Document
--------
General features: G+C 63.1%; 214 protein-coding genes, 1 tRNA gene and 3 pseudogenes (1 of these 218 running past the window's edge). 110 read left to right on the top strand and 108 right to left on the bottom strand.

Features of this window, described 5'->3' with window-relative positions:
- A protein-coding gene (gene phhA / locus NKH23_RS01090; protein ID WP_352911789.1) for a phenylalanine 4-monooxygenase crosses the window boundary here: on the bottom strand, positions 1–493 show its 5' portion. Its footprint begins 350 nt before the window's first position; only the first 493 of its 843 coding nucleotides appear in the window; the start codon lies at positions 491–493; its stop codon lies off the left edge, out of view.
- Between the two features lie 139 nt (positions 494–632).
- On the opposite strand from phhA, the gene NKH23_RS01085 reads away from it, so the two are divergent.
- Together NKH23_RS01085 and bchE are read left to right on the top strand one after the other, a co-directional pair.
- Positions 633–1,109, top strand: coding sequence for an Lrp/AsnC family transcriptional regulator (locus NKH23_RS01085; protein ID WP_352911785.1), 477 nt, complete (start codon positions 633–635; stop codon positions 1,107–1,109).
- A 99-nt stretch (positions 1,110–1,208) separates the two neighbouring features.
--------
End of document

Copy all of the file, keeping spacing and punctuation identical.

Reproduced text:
General features: G+C 63.1%; 214 protein-coding genes, 1 tRNA gene and 3 pseudogenes (1 of these 218 running past the window's edge). 110 read left to right on the top strand and 108 right to left on the bottom strand.

Features of this window, described 5'->3' with window-relative positions:
- A protein-coding gene (gene phhA / locus NKH23_RS01090; protein ID WP_352911789.1) for a phenylalanine 4-monooxygenase crosses the window boundary here: on the bottom strand, positions 1–493 show its 5' portion. Its footprint begins 350 nt before the window's first position; only the first 493 of its 843 coding nucleotides appear in the window; the start codon lies at positions 491–493; its stop codon lies off the left edge, out of view.
- Between the two features lie 139 nt (positions 494–632).
- On the opposite strand from phhA, the gene NKH23_RS01085 reads away from it, so the two are divergent.
- Together NKH23_RS01085 and bchE are read left to right on the top strand one after the other, a co-directional pair.
- Positions 633–1,109, top strand: coding sequence for an Lrp/AsnC family transcriptional regulator (locus NKH23_RS01085; protein ID WP_352911785.1), 477 nt, complete (start codon positions 633–635; stop codon positions 1,107–1,109).
- A 99-nt stretch (positions 1,110–1,208) separates the two neighbouring features.